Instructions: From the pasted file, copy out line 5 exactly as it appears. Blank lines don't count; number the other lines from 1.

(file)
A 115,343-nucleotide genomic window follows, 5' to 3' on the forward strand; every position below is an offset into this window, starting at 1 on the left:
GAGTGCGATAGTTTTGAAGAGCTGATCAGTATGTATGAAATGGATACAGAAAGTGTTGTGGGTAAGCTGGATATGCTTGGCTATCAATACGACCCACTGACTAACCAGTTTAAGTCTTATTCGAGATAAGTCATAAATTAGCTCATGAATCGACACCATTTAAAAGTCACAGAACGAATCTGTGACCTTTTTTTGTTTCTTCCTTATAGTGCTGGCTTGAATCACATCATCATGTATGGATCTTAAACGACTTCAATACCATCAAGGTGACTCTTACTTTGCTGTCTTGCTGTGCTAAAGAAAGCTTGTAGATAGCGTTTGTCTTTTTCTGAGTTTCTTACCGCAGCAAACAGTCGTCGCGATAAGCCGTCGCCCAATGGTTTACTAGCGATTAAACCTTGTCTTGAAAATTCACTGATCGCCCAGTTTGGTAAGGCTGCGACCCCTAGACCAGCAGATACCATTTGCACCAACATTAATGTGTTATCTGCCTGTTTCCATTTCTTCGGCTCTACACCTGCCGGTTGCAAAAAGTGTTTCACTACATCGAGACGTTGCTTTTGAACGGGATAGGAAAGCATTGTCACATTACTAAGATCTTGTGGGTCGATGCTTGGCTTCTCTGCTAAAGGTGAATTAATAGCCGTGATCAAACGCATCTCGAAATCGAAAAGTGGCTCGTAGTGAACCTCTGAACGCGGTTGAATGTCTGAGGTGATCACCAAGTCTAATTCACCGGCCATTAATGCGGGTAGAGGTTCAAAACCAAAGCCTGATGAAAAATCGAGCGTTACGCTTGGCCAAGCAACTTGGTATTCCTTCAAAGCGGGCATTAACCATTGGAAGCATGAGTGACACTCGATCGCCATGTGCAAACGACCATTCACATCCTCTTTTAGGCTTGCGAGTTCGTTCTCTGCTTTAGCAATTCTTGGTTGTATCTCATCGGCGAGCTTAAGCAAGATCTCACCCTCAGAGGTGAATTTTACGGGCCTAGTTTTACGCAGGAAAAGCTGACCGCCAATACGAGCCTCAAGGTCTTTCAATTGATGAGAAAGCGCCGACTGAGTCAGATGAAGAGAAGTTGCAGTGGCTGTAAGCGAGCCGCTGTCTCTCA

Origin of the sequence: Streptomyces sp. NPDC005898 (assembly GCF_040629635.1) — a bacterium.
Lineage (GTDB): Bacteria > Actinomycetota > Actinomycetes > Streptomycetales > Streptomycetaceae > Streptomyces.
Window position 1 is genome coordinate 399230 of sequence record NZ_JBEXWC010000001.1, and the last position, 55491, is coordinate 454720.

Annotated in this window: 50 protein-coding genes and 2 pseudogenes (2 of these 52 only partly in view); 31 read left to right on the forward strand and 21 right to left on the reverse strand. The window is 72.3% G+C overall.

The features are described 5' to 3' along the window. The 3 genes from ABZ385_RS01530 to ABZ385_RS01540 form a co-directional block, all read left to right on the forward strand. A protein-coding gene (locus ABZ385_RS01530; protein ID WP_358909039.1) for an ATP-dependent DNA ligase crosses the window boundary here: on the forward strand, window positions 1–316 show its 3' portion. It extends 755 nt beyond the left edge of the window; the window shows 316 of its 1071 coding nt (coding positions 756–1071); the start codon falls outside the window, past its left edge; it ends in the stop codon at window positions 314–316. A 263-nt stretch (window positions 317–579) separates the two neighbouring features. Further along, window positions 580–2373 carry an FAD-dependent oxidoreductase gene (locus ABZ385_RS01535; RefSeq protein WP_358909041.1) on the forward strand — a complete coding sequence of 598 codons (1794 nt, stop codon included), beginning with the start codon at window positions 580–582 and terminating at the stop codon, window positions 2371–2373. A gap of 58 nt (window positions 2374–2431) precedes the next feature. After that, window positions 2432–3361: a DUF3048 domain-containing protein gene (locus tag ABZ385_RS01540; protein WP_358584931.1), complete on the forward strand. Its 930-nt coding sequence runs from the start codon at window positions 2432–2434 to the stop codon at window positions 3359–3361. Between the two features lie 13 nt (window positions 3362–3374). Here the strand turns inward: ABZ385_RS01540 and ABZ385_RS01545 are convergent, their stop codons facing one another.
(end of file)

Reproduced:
Window position 1 is genome coordinate 399230 of sequence record NZ_JBEXWC010000001.1, and the last position, 55491, is coordinate 454720.